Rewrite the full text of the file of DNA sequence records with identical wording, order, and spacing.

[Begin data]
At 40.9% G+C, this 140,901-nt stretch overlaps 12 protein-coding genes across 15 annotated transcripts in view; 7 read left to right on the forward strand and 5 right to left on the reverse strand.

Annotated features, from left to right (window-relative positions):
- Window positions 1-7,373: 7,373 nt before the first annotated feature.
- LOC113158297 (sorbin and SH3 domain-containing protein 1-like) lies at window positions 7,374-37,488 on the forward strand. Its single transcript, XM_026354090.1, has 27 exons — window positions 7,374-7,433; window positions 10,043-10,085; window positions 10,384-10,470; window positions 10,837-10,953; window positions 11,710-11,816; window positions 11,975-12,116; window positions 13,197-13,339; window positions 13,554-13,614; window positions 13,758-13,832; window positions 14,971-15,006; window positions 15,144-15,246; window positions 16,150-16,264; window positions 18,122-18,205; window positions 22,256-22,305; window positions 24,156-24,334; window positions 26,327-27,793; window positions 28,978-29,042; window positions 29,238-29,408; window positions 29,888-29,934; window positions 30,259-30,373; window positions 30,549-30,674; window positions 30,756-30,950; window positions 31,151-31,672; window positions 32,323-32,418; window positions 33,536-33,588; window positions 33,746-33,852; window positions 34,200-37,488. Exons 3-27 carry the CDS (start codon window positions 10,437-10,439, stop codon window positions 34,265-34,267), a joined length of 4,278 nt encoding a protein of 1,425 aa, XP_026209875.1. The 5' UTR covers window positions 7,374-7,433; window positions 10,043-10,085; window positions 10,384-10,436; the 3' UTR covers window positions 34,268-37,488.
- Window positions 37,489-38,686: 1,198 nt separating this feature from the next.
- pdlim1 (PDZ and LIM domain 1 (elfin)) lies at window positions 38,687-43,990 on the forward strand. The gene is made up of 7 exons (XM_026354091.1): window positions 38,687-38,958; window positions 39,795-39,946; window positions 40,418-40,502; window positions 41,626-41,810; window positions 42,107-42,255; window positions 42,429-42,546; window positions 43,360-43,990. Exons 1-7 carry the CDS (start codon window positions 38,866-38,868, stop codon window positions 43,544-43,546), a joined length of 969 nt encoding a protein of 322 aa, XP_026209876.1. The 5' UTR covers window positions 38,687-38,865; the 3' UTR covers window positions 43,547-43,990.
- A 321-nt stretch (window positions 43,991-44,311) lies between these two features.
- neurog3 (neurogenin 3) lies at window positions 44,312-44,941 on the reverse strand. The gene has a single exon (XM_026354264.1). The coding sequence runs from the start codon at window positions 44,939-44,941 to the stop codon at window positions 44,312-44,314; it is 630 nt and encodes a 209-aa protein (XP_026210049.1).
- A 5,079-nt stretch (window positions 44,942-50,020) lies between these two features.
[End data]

At 40.9% G+C, this 140,901-nt stretch overlaps 12 protein-coding genes across 15 annotated transcripts in view; 7 read left to right on the forward strand and 5 right to left on the reverse strand.

Annotated features, from left to right (window-relative positions):
- Window positions 1-7,373: 7,373 nt before the first annotated feature.
- LOC113158297 (sorbin and SH3 domain-containing protein 1-like) lies at window positions 7,374-37,488 on the forward strand. Its single transcript, XM_026354090.1, has 27 exons — window positions 7,374-7,433; window positions 10,043-10,085; window positions 10,384-10,470; window positions 10,837-10,953; window positions 11,710-11,816; window positions 11,975-12,116; window positions 13,197-13,339; window positions 13,554-13,614; window positions 13,758-13,832; window positions 14,971-15,006; window positions 15,144-15,246; window positions 16,150-16,264; window positions 18,122-18,205; window positions 22,256-22,305; window positions 24,156-24,334; window positions 26,327-27,793; window positions 28,978-29,042; window positions 29,238-29,408; window positions 29,888-29,934; window positions 30,259-30,373; window positions 30,549-30,674; window positions 30,756-30,950; window positions 31,151-31,672; window positions 32,323-32,418; window positions 33,536-33,588; window positions 33,746-33,852; window positions 34,200-37,488. Exons 3-27 carry the CDS (start codon window positions 10,437-10,439, stop codon window positions 34,265-34,267), a joined length of 4,278 nt encoding a protein of 1,425 aa, XP_026209875.1. The 5' UTR covers window positions 7,374-7,433; window positions 10,043-10,085; window positions 10,384-10,436; the 3' UTR covers window positions 34,268-37,488.
- Window positions 37,489-38,686: 1,198 nt separating this feature from the next.
- pdlim1 (PDZ and LIM domain 1 (elfin)) lies at window positions 38,687-43,990 on the forward strand. The gene is made up of 7 exons (XM_026354091.1): window positions 38,687-38,958; window positions 39,795-39,946; window positions 40,418-40,502; window positions 41,626-41,810; window positions 42,107-42,255; window positions 42,429-42,546; window positions 43,360-43,990. Exons 1-7 carry the CDS (start codon window positions 38,866-38,868, stop codon window positions 43,544-43,546), a joined length of 969 nt encoding a protein of 322 aa, XP_026209876.1. The 5' UTR covers window positions 38,687-38,865; the 3' UTR covers window positions 43,547-43,990.
- A 321-nt stretch (window positions 43,991-44,311) lies between these two features.
- neurog3 (neurogenin 3) lies at window positions 44,312-44,941 on the reverse strand. The gene has a single exon (XM_026354264.1). The coding sequence runs from the start codon at window positions 44,939-44,941 to the stop codon at window positions 44,312-44,314; it is 630 nt and encodes a 209-aa protein (XP_026210049.1).
- A 5,079-nt stretch (window positions 44,942-50,020) lies between these two features.